**Third Law of Simple Pendulum —Law of acceleration:** When the angular acceleration does not exceed 4°, the time period of a simple pendulum for a particular length is inversely proportional to square root of the acceleration due to gravity.

If T be the time period and g, the acceleration due to gravity, then **T ∞ 1 / √g**; if g increases T will decrease and vice-versa.

If time period at the place of gravitational acceleration g_{1} and g_{2} are respectively T_{1} and T_{2}, then T_{1}^{2} x g_{1} and T_{2}^{2} x g_{2}.

**Explanation**

The third law of the simple pendulum states that the time period of oscillation of a simple pendulum is directly proportional to the square root of the length of the pendulum, for a given place. That is,

T α √L … … (1)

Equation (1) can be written as

√L/T = constant

On squaring the equation, we get,

L/T2 = constant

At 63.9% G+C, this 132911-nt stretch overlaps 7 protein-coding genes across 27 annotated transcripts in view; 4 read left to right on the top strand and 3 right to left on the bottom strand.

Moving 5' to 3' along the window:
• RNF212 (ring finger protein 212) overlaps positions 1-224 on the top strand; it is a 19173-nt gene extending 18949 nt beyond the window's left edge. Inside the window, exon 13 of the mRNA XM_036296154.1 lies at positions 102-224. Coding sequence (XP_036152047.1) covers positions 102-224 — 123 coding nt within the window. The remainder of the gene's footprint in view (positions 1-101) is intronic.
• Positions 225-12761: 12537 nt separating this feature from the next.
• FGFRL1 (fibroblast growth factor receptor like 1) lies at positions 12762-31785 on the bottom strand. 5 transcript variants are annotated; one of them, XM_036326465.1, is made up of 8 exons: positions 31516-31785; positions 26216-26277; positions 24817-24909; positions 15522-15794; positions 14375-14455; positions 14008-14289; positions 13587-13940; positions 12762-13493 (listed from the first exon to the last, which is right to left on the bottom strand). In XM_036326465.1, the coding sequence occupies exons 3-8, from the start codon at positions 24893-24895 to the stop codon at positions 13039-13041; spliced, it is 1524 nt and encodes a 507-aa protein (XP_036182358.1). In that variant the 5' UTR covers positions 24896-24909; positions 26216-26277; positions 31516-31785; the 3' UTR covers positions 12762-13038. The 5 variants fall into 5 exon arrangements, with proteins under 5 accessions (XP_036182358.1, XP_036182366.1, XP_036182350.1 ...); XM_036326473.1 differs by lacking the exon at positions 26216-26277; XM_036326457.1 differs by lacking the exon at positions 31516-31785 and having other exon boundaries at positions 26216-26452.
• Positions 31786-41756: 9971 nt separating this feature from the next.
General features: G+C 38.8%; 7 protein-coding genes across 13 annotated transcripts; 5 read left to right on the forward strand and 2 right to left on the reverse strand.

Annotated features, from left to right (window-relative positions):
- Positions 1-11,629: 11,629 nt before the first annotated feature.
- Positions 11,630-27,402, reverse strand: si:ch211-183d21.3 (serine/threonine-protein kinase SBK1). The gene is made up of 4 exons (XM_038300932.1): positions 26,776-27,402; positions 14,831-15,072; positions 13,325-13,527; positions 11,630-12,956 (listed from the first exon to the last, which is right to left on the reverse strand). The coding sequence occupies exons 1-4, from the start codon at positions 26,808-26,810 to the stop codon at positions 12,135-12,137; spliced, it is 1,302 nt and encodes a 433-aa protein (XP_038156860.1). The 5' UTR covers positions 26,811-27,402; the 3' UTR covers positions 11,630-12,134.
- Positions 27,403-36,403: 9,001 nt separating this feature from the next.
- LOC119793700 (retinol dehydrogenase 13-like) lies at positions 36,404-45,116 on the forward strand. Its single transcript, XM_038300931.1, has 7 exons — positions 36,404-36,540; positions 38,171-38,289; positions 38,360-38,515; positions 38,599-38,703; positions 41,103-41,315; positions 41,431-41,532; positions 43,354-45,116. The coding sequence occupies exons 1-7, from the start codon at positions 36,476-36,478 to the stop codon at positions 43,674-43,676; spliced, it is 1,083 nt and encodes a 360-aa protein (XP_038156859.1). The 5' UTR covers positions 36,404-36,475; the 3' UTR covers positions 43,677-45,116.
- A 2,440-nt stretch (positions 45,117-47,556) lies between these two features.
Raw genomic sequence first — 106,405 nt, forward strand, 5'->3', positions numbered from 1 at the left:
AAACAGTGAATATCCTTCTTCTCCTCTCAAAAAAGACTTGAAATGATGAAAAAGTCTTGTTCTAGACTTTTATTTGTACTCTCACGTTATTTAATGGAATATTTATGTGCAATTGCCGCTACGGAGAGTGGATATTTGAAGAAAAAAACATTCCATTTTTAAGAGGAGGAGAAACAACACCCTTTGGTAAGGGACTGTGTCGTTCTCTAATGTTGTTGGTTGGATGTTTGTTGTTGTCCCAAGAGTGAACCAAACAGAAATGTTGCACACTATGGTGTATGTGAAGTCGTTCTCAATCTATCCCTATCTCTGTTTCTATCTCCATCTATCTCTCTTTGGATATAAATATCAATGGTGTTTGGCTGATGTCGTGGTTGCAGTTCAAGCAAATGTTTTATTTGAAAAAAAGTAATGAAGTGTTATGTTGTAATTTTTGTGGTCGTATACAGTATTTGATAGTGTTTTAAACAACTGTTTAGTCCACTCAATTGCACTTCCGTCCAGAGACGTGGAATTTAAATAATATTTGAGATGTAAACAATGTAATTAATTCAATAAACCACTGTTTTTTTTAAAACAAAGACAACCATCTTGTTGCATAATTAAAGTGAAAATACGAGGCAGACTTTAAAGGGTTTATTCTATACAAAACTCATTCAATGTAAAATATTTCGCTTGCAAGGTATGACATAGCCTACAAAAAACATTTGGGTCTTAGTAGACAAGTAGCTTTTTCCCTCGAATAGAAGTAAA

Let us now verify the third law of the simple pendulum. Set up the pendulum with a metallic bob as in the experiment to verify the first law. Select a length, say 50 cm. Pull the bob to a side such that the amplitude of the pendulum is not greater than 5 cm and release it. The pendulum starts oscillating. Start the stop watch when the bob is at one of its extreme positions. Count 20 oscillations and stop the stop watch. Note the time taken for 20 oscillations and tabulate the readings under the head trial-one. Repeat the procedure with the same length and amplitude. Note the time taken for 20 oscillations and tabulate the readings under the heads trial-two and trial-three, and so on. Calculate the average time taken for 20 oscillations and determine the time taken for one oscillation. Then tabulate all the readings. Now find the value of L by T square for the given length of the pendulum. Now increase the length of the pendulum by about 10 cm and repeat the procedure to find the value of L/T^{2}. Repeat the procedure three or four times by increasing the length of the pendulum by 10 cm every time. Now tabulate the readings. It will be observed that the time period of the pendulum increases with its length, and the value of L/T^{2} is the same in all the cases. This verifies the third law.